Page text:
He quickly abandoned the idea (replacing it with the concept of infantile sexuality) when he saw that it harmed rather than helped his patients. But such ideas seem to have lives of their own, and a hundred years after Freud first proposed it, the idea of repressed memories rose again in new and even gaudier clothing. Grown beyond Freud's unadorned view of domestic misconduct, it came to include beliefs that many of these sexual traumas--which the troubled patients' shocked minds had repressed--took place during Satanic rituals and experiments aboard alien spacecraft.

It is today almost impossible to understand how anyone ever believed this absurd and ridiculous notion, but it was less than a decade ago that the idea was flourishing in America. The American psychiatric and psychological establishment bears a shame that will be hard ever to wash away. Thousands of patients--thousands of sick, damaged people who had come to medical professionals for help--were destructively misdirected into trolling through their pasts in search of hidden sexual trauma. By the late 1980s, wards and clinics in university psychiatric departments, eminent hospitals, and even the National Institute of Mental Health were devoted to uncovering these repressed memories.

The craze for this psychiatric madness was never universal, and, to their credit, some theorists and practicing psychiatrists resisted the practices and ideas in what Frederick Crews aptly dubbed the "memory wars." The importance of Richard J. McNally's new book "Remembering Trauma" lies not just in the superb and definitive survey McNally makes of the history of repressed memories, but also in what the book stands for: "Remembering Trauma" is the monument built to mark the end of the memory wars. The repressed-memory diagnosis has finally been repressed.

Sadly, there are no final victories in the war between rational thought and pseudoscience. Oprah, after all, did more than anyone to promote the Recovered Memory movement and now our cultural elite want to make her president.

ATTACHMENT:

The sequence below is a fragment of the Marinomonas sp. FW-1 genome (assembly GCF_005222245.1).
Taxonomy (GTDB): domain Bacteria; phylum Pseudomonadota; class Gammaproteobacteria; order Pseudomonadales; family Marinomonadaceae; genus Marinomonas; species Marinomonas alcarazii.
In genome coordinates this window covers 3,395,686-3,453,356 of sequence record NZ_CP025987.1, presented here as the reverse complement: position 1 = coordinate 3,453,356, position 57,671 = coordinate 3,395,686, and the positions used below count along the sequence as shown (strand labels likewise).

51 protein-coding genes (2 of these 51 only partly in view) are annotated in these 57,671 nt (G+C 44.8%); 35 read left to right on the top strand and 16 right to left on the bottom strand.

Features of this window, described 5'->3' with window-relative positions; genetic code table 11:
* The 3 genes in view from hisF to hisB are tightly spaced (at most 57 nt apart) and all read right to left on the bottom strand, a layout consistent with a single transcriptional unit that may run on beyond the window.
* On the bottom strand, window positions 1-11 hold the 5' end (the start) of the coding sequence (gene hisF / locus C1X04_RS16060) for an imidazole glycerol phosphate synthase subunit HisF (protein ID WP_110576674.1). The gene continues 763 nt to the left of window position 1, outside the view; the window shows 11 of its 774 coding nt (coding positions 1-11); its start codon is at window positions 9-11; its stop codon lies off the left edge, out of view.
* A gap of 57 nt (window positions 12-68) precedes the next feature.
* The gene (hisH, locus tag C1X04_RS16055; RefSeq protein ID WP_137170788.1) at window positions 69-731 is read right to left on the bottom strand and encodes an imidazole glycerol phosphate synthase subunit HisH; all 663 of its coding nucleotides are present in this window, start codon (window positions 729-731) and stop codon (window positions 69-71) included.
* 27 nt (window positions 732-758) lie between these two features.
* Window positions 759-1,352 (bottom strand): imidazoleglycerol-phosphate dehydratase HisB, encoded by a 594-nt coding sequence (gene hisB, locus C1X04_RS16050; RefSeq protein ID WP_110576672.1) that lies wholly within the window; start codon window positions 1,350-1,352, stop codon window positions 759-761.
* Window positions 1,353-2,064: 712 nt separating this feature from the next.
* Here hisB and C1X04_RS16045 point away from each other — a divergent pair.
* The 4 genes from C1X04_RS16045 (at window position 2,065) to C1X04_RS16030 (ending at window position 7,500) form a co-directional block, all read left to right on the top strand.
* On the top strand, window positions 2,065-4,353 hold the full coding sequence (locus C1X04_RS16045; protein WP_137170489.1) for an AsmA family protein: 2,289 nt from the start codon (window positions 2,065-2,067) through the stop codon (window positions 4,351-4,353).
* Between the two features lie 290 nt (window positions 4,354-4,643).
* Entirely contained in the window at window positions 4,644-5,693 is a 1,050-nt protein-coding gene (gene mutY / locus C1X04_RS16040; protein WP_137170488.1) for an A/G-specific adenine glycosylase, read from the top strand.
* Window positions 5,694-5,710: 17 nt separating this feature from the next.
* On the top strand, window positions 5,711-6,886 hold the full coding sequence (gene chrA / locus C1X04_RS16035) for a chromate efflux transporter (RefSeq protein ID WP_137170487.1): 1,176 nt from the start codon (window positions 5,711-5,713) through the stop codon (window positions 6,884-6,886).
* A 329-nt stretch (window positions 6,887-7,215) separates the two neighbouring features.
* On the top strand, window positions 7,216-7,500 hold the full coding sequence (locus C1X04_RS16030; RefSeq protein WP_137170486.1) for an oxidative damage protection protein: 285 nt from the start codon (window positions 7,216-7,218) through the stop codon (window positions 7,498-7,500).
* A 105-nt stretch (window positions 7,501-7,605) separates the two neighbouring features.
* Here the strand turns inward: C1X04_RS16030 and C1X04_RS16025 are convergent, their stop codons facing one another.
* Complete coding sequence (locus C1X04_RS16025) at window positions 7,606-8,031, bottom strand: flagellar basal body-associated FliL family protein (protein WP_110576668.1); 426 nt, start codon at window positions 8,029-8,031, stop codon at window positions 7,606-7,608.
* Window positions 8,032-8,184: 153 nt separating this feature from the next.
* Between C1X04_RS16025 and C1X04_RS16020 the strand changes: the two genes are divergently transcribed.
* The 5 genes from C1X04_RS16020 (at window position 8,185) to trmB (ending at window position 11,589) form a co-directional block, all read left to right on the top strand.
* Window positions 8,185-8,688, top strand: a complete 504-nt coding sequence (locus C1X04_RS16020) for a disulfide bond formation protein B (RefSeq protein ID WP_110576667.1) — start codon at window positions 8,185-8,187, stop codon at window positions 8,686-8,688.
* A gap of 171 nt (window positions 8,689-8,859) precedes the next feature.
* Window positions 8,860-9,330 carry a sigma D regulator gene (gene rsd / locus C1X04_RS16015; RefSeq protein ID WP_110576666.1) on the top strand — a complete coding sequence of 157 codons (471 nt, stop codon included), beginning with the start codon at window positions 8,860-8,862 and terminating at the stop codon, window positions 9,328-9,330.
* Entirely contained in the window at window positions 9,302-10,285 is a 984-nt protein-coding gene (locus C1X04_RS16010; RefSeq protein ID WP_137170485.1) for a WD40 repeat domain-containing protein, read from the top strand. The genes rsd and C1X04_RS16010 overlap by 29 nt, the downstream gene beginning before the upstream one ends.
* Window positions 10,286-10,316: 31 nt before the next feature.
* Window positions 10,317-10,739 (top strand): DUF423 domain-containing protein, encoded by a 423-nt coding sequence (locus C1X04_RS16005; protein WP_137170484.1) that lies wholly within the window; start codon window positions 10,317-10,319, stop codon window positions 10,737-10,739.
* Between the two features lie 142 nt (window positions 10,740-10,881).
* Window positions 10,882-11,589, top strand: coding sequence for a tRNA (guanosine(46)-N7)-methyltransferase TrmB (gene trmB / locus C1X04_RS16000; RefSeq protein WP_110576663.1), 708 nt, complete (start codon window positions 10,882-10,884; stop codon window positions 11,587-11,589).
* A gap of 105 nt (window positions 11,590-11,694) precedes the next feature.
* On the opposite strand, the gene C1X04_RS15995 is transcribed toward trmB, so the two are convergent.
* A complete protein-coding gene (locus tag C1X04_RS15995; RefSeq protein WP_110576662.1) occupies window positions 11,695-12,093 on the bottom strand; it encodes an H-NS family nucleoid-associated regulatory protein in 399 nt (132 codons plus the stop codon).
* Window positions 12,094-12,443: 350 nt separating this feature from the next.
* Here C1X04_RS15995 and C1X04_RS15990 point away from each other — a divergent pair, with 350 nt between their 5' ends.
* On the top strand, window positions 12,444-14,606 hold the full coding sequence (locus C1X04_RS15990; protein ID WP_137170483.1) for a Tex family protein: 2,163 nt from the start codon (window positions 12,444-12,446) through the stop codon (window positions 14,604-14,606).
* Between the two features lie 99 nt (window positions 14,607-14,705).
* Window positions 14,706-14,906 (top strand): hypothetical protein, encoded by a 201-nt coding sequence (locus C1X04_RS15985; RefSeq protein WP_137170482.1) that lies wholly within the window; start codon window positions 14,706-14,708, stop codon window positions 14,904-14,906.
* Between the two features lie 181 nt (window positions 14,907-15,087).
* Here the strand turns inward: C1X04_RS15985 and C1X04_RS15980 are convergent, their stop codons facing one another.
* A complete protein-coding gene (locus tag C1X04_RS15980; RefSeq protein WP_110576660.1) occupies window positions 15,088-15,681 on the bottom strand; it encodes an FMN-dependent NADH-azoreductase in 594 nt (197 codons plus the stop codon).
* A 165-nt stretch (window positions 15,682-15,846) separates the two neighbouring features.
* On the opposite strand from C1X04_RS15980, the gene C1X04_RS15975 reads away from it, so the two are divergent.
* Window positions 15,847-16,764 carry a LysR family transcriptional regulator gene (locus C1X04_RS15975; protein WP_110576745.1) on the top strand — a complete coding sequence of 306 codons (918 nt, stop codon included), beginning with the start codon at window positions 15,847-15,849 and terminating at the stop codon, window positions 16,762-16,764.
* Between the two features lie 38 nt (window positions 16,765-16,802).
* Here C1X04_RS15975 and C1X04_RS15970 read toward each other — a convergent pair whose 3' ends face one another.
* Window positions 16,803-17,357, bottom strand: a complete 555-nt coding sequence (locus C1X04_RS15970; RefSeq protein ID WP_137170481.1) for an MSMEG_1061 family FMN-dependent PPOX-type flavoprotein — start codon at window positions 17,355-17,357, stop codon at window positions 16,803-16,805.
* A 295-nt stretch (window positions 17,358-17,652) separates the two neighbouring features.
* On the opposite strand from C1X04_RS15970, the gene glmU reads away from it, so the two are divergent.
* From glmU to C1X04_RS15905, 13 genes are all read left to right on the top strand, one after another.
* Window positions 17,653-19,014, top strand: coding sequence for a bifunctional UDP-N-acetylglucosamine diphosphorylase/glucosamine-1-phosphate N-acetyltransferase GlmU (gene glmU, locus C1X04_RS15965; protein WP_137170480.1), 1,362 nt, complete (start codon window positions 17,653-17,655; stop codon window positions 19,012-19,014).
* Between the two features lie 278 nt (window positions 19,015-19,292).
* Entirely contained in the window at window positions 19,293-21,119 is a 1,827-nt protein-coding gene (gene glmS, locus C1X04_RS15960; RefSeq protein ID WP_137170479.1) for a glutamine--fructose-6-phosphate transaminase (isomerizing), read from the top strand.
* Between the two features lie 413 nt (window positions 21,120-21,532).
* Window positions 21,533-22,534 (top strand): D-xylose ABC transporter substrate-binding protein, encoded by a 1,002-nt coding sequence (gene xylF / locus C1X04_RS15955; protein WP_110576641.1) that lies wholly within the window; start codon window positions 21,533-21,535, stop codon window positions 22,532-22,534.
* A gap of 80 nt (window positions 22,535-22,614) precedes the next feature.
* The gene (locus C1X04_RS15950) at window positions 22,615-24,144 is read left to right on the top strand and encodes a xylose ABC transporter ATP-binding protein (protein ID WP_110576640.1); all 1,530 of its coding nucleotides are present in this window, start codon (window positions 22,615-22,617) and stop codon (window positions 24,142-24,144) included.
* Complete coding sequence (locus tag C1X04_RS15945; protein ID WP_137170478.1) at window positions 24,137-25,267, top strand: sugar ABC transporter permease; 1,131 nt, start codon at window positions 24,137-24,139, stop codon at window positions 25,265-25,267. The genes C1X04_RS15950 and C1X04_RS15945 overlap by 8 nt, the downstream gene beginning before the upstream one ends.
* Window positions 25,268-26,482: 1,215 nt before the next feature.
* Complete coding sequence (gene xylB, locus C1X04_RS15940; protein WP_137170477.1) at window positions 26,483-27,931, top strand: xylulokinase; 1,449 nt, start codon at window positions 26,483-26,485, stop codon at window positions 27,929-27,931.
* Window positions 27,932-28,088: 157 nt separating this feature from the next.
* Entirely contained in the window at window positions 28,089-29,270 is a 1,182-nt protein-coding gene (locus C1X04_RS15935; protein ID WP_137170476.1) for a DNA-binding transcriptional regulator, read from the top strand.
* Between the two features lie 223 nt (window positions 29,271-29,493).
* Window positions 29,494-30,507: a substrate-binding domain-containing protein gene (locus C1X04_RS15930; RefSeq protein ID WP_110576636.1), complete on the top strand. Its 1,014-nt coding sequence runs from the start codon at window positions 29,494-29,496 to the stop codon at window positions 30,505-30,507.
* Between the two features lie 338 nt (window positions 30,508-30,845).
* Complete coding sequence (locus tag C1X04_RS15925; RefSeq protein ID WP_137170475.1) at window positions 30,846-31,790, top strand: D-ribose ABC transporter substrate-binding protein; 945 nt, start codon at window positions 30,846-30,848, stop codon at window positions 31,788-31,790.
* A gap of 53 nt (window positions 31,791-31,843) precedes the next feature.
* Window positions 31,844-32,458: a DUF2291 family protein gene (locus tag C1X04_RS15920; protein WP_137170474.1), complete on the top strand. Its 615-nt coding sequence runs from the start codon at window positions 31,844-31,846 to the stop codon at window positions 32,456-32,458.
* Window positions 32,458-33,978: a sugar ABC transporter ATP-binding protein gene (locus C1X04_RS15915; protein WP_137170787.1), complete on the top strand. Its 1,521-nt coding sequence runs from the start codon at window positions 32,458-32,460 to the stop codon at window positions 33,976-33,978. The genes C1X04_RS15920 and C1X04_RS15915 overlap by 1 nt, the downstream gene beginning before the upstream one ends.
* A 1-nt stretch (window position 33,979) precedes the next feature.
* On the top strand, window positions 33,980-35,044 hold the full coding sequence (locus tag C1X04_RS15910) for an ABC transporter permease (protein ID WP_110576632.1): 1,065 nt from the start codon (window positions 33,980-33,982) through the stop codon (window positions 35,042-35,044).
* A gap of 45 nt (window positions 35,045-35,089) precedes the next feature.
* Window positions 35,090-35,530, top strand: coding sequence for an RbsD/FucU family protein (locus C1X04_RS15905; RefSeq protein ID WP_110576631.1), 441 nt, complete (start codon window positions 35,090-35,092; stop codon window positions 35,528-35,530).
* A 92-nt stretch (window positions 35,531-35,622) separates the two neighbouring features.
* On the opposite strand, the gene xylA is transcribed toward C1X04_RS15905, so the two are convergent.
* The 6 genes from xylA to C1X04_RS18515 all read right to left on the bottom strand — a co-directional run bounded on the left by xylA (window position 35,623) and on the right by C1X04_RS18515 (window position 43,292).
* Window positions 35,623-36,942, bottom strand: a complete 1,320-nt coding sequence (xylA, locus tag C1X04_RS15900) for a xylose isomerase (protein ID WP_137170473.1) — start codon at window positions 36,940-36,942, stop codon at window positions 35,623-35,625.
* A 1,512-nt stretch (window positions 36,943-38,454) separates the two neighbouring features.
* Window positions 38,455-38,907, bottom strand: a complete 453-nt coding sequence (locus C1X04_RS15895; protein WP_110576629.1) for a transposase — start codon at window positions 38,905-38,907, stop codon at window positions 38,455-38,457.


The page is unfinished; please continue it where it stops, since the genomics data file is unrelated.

Or take the Netflix series “the Keepers” which was nominated for an Emmy in the Documentary category. Ostensibly about the unsolved murder of Sister Cathy Cesnik in Baltimore in 1969, it devotes much of its running time to horrific stories of sexual abuse suffered by students at Keough High School. The perpetrators were an organized ring which included priests, policemen, and other powerful men in the city.

“The Keepers” wants us to believe that Sister Cathy was murdered because she was going to expose the abuse. Her murder is unsolved, of course, because the perpetrators of the abuse included powerful figures who could quash the investigation.

And at the center of the revelations are witnesses who came forward after undergoing recovered memory therapy.

The Dangerously Misleading Narrative Of "The Keepers"
Or, to put it another way, the critics and pundits lavished praise on a TV series that depends solely on pseudoscience for its grand narrative and emotional punch.
They even persist in their praise when physical evidence undercuts the narrative.

Exhumed priest’s DNA doesn’t match evidence in case of ‘Sister Cathy’ slaying from 1969
Some might wonder why the MSM showed such vigor in refuting the conspiracy theories about Comet Ping Pong and Pizzagate and yet heaped praise on a TV series that was based on similar conspiracy theories and speculation.

But remember. They are “elite” and expert so shut up and listen.

Friday, January 19, 2018

"... who controls the present controls the past."

Continuing the theme of re-writing history, Steve Sailer has a couple of good posts.

Retconning History

Jim Crow South Versus Hitler
We have a big problem in America. It is not that most of our citizens don't know much about history. It's that they think they have a deep understanding of our past based on the 2-dimensional morality plays they see in movies and on TV or (more rarely) read in novels.

The IYIs in the MSM bubble know they are smarter and better informed than the yokels in Sh!thol, Wisconsin. After all, they read Philip Roth and Watch "Man in the High Castle."


The Politics Below the History